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Sales tax collections dropping

Phil Castle, The Business Times: 

Sales tax collections for Mesa County continue to trend downward, declining on a year-over-year basis for three consecutive months.

Total collections so far in 2012 continue to outpace 2011, though, and are projected to come close to matching yearly gains posted before the county went through an economic boom and bust.

“To me, this is a normal growth rate. I’m not too alarmed,” said Marcia Arnhold, finance director for the county.

Combined sales and use tax collections for the City of Grand Junction have decreased on a year-over-year basis for the last two months, although the latest decline was small and sales tax collections within the city limits actually increased According to its September report, Mesa County collected a total of almost $2.36 million in sales taxes for its capital improvement and general funds. Another $895,000 in taxes were distributed to cities and towns in the county, including Grand Junction.

Those numbers constitute an nearly 2.3 percent decrease from collections reported for September 2011. Since tax reports lag a month behind, September reports reflect August sales.

After average gains of almost 8.9 percent through the first six months of 2012, county sales tax collections have dropped to an average of nearly 2.2 percent over the past three months. Arnold said she’s at a loss to pinpoint the reason for declining tax collections — or the retail sales that generate those collections.

Election-year uncertainty and the looming “fiscal cliff” of federal tax hikes and budget cuts could affect consumer sentiment and spending, she said. At the same time, though, Arnold said she expects total sales tax collections for 2012 to still exceed those in 2011.

According to reports for the first nine months of 2012, the county collected a total of more than $20.4 million in sales taxes for its capital improvement and general funds. Another $7.7 million was distributed to cities and towns in the county. Those figures represent a 4.7 percent increase over reports for the same span last year.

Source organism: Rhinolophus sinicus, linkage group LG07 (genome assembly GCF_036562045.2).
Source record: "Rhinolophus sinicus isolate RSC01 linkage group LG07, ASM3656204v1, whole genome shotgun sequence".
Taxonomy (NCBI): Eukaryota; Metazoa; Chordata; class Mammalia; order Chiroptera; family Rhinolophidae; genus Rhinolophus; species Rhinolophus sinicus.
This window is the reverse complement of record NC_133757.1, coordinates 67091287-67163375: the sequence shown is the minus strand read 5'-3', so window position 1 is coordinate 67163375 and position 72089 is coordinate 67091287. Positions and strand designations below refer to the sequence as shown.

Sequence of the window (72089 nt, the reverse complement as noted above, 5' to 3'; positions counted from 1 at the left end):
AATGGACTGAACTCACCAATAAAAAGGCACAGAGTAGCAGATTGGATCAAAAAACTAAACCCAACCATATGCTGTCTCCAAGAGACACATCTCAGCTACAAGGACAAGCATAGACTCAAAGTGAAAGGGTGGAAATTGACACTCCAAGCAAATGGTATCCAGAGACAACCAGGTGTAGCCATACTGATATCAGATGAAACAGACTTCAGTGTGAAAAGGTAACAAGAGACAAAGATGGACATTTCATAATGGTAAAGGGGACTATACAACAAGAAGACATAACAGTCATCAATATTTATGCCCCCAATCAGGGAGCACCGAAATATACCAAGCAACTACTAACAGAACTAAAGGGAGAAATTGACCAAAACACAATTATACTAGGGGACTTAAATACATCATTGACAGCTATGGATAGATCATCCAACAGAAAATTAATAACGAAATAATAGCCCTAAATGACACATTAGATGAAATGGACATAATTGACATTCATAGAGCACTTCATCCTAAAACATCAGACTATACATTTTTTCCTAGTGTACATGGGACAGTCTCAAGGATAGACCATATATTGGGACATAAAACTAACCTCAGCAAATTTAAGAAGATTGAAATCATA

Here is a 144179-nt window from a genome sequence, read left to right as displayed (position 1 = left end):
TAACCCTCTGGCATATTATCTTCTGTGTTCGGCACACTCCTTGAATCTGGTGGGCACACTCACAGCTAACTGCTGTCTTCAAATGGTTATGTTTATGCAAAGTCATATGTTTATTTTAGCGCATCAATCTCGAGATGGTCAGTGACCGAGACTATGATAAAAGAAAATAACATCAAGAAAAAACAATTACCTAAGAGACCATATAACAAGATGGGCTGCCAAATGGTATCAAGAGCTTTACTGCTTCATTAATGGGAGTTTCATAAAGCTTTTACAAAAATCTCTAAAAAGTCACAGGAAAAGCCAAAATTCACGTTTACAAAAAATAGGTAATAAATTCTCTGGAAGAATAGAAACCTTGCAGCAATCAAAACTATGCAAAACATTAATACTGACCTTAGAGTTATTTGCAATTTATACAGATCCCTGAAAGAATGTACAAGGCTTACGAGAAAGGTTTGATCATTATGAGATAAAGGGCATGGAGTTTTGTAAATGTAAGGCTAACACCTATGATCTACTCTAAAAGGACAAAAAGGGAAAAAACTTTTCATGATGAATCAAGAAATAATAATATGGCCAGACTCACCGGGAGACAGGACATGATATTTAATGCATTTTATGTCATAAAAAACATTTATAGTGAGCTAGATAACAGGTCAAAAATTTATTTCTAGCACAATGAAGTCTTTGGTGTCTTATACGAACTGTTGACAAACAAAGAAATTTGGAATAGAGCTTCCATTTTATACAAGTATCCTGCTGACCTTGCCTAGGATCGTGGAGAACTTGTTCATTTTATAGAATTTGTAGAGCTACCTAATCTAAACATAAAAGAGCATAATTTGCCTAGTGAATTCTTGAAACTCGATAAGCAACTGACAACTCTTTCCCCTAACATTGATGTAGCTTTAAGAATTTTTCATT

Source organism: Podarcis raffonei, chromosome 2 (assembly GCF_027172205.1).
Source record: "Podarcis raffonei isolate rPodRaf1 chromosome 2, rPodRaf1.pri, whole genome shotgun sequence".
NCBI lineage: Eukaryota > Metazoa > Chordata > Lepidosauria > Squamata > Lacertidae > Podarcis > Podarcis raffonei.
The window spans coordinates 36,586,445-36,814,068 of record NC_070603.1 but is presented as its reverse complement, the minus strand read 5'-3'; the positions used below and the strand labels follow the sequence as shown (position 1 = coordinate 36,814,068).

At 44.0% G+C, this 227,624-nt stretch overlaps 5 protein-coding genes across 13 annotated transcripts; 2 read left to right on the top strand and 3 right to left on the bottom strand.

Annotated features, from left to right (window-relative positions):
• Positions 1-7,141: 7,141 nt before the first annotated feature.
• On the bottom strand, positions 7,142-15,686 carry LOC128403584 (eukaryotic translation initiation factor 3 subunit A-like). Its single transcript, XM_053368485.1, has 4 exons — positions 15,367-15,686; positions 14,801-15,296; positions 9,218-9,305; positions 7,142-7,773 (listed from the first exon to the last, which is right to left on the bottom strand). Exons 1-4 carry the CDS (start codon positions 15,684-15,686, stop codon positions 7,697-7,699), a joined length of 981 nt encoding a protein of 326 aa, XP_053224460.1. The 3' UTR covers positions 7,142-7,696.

Before the economic boom in Mesa County from 2005 through much of 2008 and the bust that followed in 2009 and 2010, annual sales tax collections increased from 4 percent to 6 percent, Arnhold said.

Arnold forecasts a slightly larger increase of 7.6 percent for 2013, although she said she could have to adjust that forecast based on collections for the remainder of 2012.

According to its September report, the City of Grand Junction collected a total of $4.4 million in sales and use taxes, a decline of two-tenths of a percent from collections reported for September 2011.

City sales and use tax collections fell on a year-over-year basis by 2 percent in August. The declines in the last two months are the first for the city since November.

For the September report, sales tax collections within the city limits actually increased 4.6 percent over the same month last year. But a 3.3 percent decline in the share of sales tax collections the city received from the county and a nearly 30 percent drop in use tax collections offset the gain.

Jodi Romero, financial operations manager for the city, said collections within the city constitute by far the largest source of sales tax revenues and the number she monitors most closely. The September gain actually exceeds the average 4 percent increase for the previous eight months, Romero said.

Moreover, total city sales and use tax collections for 2012 continue to outpace 2011. For reports for the first nine months of 2012, the city collected a total of more than $37.3 million in sales and use taxes, a 2.3 percent increase over the same span in 2011.

Given the popularity of events that bring visitors to the Grand Valley during the fall — along with increased sales in some retail sectors — Romero said she remains optimistic about the fourth quarter. Moreover, she said she expects sales tax collections for 2012 to exceed those of 2011 and, more importantly, budget projections. “We’re going to finish the year out where we need to be.”

 

 

Phil Castle is editor of the Grand Valley Business Times, a twice-monthly business journal published in Grand Junction. Castle brings to his duties nearly 30 years of experience in editorial management positions with Western Colorado newspapers. In addition, his free-lance work has appeared in a variety of publications, including the Washington Post. He holds a bachelor's degree in technical journalism from Colorado State University.
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Posted by on Oct 17 2012. Filed under Business News, Trends. You can follow any responses to this entry through the RSS 2.0. Both comments and pings are currently closed.

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